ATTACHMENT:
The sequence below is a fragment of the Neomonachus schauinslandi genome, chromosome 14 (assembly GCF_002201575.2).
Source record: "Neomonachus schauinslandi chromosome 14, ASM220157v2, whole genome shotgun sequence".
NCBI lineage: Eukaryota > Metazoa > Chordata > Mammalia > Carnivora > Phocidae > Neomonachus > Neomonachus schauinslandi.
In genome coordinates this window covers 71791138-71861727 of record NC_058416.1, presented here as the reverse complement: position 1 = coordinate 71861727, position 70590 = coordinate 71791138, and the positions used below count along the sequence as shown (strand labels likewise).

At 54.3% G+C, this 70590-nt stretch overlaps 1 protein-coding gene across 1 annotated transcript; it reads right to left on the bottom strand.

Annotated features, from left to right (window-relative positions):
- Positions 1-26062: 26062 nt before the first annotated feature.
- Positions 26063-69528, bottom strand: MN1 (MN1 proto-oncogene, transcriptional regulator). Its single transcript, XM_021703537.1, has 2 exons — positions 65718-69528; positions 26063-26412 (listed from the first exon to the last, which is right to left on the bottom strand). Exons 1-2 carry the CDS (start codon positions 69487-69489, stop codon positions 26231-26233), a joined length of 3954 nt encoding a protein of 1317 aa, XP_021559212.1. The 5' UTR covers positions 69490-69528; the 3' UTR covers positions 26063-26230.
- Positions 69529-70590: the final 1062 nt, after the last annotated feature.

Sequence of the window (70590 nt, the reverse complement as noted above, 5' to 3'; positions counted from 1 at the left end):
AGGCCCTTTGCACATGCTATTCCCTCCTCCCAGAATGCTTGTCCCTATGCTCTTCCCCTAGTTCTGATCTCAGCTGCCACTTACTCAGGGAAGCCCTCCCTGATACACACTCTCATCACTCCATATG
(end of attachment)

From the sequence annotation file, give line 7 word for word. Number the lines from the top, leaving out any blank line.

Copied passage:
- Positions 1-26062: 26062 nt before the first annotated feature.